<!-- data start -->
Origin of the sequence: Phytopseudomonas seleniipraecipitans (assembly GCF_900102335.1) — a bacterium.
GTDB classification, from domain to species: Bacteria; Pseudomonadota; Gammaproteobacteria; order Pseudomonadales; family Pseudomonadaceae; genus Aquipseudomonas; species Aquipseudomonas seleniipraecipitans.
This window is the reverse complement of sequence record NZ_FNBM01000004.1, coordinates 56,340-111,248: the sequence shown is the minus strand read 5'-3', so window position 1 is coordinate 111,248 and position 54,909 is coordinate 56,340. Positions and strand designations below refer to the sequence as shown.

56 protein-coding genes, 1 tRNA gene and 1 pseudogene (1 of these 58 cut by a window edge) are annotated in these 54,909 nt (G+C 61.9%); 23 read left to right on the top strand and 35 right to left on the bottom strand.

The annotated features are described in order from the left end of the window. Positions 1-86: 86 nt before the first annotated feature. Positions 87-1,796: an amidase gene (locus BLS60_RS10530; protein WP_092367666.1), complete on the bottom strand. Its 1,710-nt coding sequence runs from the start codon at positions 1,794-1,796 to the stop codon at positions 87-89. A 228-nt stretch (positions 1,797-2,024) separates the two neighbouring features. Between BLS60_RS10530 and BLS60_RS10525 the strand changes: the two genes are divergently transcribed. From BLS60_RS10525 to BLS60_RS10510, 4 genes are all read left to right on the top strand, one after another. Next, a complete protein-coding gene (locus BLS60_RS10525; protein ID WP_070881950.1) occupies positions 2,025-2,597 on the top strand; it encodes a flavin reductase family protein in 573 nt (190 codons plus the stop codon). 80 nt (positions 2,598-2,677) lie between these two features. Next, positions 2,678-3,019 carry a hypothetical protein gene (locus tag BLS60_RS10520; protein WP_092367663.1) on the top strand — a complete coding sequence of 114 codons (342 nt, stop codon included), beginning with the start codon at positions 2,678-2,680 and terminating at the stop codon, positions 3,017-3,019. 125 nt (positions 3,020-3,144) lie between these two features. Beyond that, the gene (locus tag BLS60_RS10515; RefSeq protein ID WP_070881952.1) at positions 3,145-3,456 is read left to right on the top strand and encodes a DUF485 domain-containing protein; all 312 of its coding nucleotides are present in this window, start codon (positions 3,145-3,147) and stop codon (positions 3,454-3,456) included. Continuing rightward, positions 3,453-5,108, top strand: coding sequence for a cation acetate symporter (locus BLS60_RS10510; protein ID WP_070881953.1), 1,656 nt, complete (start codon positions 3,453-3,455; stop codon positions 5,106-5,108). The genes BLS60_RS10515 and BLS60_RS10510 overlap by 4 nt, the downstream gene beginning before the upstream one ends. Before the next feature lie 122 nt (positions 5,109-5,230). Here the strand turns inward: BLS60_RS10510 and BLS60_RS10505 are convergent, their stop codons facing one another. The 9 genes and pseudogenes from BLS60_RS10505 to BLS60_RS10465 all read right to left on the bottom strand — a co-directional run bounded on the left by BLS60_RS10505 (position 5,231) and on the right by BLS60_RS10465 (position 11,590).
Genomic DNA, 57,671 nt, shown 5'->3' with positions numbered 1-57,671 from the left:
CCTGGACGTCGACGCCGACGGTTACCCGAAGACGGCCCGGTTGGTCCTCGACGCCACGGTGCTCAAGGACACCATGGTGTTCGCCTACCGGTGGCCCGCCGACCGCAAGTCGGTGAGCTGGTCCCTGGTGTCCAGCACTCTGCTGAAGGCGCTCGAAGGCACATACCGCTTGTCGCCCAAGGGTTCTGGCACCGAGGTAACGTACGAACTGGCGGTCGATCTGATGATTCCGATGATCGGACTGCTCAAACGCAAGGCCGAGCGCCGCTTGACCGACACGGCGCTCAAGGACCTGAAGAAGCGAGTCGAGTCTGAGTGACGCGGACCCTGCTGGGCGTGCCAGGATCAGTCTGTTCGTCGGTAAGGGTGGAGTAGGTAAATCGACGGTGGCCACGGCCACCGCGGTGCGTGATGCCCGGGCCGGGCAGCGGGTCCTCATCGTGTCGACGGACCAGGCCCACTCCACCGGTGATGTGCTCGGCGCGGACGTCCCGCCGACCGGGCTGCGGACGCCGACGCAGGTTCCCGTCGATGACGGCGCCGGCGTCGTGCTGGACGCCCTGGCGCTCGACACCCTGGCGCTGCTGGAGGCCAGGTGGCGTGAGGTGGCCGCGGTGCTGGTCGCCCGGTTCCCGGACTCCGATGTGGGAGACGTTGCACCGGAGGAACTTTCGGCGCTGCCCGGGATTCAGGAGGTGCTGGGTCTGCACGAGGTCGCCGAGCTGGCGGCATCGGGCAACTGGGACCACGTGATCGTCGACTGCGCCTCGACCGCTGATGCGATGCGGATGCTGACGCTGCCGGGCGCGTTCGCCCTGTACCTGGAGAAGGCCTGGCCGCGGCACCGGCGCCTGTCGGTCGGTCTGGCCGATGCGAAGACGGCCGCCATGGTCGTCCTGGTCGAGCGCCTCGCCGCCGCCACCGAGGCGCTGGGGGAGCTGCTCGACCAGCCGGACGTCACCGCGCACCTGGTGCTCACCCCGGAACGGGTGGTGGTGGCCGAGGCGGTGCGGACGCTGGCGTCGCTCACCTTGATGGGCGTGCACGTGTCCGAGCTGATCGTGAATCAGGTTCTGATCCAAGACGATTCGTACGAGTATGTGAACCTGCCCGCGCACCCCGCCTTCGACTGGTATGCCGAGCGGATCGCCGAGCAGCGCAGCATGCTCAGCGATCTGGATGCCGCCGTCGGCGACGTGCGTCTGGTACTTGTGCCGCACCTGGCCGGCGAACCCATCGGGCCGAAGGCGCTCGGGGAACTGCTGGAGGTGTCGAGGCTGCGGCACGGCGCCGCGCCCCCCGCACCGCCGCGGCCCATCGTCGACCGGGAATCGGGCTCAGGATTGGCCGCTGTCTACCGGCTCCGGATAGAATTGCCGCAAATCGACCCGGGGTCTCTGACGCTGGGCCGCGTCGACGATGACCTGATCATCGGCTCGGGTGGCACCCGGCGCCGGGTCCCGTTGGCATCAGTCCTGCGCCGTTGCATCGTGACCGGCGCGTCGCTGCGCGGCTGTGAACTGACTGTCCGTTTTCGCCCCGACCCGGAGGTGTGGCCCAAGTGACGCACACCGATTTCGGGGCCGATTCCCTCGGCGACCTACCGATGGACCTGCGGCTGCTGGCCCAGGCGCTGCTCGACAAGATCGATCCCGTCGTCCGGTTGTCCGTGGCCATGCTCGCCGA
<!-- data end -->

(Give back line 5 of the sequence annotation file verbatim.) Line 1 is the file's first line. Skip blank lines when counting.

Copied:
The annotated features are described in order from the left end of the window. Positions 1-86: 86 nt before the first annotated feature. Positions 87-1,796: an amidase gene (locus BLS60_RS10530; protein WP_092367666.1), complete on the bottom strand. Its 1,710-nt coding sequence runs from the start codon at positions 1,794-1,796 to the stop codon at positions 87-89. A 228-nt stretch (positions 1,797-2,024) separates the two neighbouring features. Between BLS60_RS10530 and BLS60_RS10525 the strand changes: the two genes are divergently transcribed. From BLS60_RS10525 to BLS60_RS10510, 4 genes are all read left to right on the top strand, one after another. Next, a complete protein-coding gene (locus BLS60_RS10525; protein ID WP_070881950.1) occupies positions 2,025-2,597 on the top strand; it encodes a flavin reductase family protein in 573 nt (190 codons plus the stop codon). 80 nt (positions 2,598-2,677) lie between these two features. Next, positions 2,678-3,019 carry a hypothetical protein gene (locus tag BLS60_RS10520; protein WP_092367663.1) on the top strand — a complete coding sequence of 114 codons (342 nt, stop codon included), beginning with the start codon at positions 2,678-2,680 and terminating at the stop codon, positions 3,017-3,019. 125 nt (positions 3,020-3,144) lie between these two features. Beyond that, the gene (locus tag BLS60_RS10515; RefSeq protein ID WP_070881952.1) at positions 3,145-3,456 is read left to right on the top strand and encodes a DUF485 domain-containing protein; all 312 of its coding nucleotides are present in this window, start codon (positions 3,145-3,147) and stop codon (positions 3,454-3,456) included. Continuing rightward, positions 3,453-5,108, top strand: coding sequence for a cation acetate symporter (locus BLS60_RS10510; protein ID WP_070881953.1), 1,656 nt, complete (start codon positions 3,453-3,455; stop codon positions 5,106-5,108). The genes BLS60_RS10515 and BLS60_RS10510 overlap by 4 nt, the downstream gene beginning before the upstream one ends. Before the next feature lie 122 nt (positions 5,109-5,230). Here the strand turns inward: BLS60_RS10510 and BLS60_RS10505 are convergent, their stop codons facing one another. The 9 genes and pseudogenes from BLS60_RS10505 to BLS60_RS10465 all read right to left on the bottom strand — a co-directional run bounded on the left by BLS60_RS10505 (position 5,231) and on the right by BLS60_RS10465 (position 11,590).